…In 1933, upon Hitler’s assumption of power, “non-Nazis throughout Germany were disarmed as ‘Communists,’” according to legal scholar Stephen Halbrook; simultaneously, Nazis were armed. The Nazis banned ownership of any “military” firearms by non-Nazi civilians, but naturally put special emphasis on seizing any guns from Jews. Handgun importation was banned.
“The argument against Carson has serious real-world consequences that extend beyond the argument against domestic gun seizures.”
Finally, in 1938, the Nazis enacted the Weapons Law, which banned weapons ownership without a license, just like the 1928 law; the law itself did not explicitly deny licenses to Jews. But the law did ban Jews from firearms businesses, and further required full government-available records of all gun sales. After Kristallnacht, the Nazis utilized the law to ban guns from all Jews after utilizing the media to blame “armed Jews” for unrest…
…German Jewish leadership said that any failure to comply would only drive more brutality. This strategy, needless to say, led to catastrophe.
Nonetheless, the media continue to lay out arguments that Carson was wrong, and that presumably, the Jews should have avoided guns even as the Germans came for their children. Read the rest of this entry »
Inconveniently, Sanctions Relief Provision Conflicts with Federal Statutes that were Signed into Law by President Obama.
Some senior U.S. officials involved in the implementation of the Iran nuclear deal have privately concluded that a key sanctions relief provision – a concession to Iran that will open the doors to tens of billions of dollars in U.S.-backed commerce with the Islamic regime – conflicts with existing federal statutes and cannot be implemented without violating those laws, Fox News has learned.
“What’s more, ITRA contains language, in Section 605, requiring that the terms spelled out in Section 218 shall remain in effect until the president of the United States certifies two things to Congress: first, that Iran has been removed from the State Department’s list of nations that sponsor terrorism, and second, that Iran has ceased the pursuit, acquisition, and development of weapons of mass destruction.”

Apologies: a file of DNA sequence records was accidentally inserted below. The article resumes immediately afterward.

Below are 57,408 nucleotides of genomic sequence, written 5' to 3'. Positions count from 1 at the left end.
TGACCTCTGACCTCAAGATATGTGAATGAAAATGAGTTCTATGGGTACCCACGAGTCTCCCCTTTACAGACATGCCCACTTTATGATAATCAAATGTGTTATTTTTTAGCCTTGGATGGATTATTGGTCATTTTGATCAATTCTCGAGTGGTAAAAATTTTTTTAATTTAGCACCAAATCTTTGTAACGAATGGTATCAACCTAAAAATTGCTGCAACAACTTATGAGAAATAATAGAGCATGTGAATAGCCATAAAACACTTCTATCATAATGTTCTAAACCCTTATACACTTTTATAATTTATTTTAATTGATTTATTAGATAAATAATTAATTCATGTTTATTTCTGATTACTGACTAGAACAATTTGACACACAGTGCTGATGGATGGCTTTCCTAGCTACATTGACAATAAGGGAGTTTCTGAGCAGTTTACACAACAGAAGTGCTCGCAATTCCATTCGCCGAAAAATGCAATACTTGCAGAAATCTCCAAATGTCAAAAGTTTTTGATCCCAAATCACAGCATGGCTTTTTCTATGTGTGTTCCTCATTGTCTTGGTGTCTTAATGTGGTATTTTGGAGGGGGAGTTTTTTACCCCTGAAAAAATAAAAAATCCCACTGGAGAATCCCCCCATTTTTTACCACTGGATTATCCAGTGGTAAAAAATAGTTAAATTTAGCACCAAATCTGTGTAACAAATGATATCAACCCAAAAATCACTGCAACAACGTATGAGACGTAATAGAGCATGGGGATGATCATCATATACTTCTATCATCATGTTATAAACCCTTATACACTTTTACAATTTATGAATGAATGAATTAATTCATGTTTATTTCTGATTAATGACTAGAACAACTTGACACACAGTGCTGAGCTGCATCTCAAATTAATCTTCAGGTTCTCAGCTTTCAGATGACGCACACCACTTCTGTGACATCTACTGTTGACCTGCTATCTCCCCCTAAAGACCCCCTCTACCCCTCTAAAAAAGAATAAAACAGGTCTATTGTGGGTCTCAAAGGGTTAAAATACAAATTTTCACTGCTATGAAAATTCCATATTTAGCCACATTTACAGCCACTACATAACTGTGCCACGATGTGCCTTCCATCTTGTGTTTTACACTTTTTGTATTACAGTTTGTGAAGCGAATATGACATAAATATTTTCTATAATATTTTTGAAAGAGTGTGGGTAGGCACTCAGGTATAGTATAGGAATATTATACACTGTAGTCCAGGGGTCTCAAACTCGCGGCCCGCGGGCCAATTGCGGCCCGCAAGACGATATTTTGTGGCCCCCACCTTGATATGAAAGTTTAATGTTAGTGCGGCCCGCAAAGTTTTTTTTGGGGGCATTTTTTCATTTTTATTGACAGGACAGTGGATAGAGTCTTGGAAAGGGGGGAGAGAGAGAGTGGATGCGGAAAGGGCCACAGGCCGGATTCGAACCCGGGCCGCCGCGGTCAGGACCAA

At issue is a passage tucked away in ancillary paperwork attached to the Joint Comprehensive Plan of Action, or JCPOA, as the Iran nuclear deal is formally known. Specifically, Section 5.1.2 of Annex II provides that in exchange for Iranian compliance with the terms of the deal, the U.S. “shall…license non-U.S. entities that are owned or controlled by a U.S. person to engage in activities with Iran that are consistent with this JCPOA.”
In short, this means that foreign subsidiaries of U.S. parent companies will, under certain conditions, be allowed to do business with Iran. The problem is that the Iran Threat Reduction and Syria Human Rights Act (ITRA), signed into law by President Obama in August 2012, was explicit in closing the so-called “foreign sub” loophole.
“Additional executive orders and statutes signed by President Obama, such as the Iran Nuclear Agreement Review Act, have reaffirmed that all prior federal statutes relating to sanctions on Iran shall remain in full effect.”
Indeed, ITRA also stipulated, in Section 218, that when it comes to doing business with Iran, foreign subsidiaries of U.S. parent firms shall in all cases be treated exactly the same as U.S. firms: namely, what is prohibited for U.S. parent firms has to be prohibited for foreign subsidiaries, and what is allowed for foreign subsidiaries has to be allowed for U.S. parent firms.
What’s more, ITRA contains language, in Section 605, requiring that the terms spelled out in Section 218 shall remain in effect until the president of the United States certifies two things to Congress: first, that Iran has been removed from the State Department’s list of nations that sponsor terrorism, and second, that Iran has ceased the pursuit, acquisition, and development of weapons of mass destruction. Read the rest of this entry »
A visibly angry Clinton tore into the Republican-led Select Committee on Benghazi when she was asked how she would react to hypothetical GOP leaders facing scrutiny over their own government email use.
“Look at the situation they chose to exploit, to go after me for political reasons: the death of four Americans in Benghazi,” Clinton said. “I knew the ambassador. I identified him. I asked him to go there. I asked the president to nominate him.”
Clinton, the Democratic presidential front-runner, has struggled to answer questions over her own email use in recent months. Clinton exclusively used a private email server while at the State Department, and the FBI is investigating whether any information was mishandled in connection to the account.
In the former example, Russian soldiers didn’t wear uniforms, a thinly-veiled move meant to create the impression the fighters were merely Ukrainian “separatists.”
“In the vast majority of the world, power (or the perception of power) is what matters. In America, President Obama’s brand of metrosexual coolness works well.”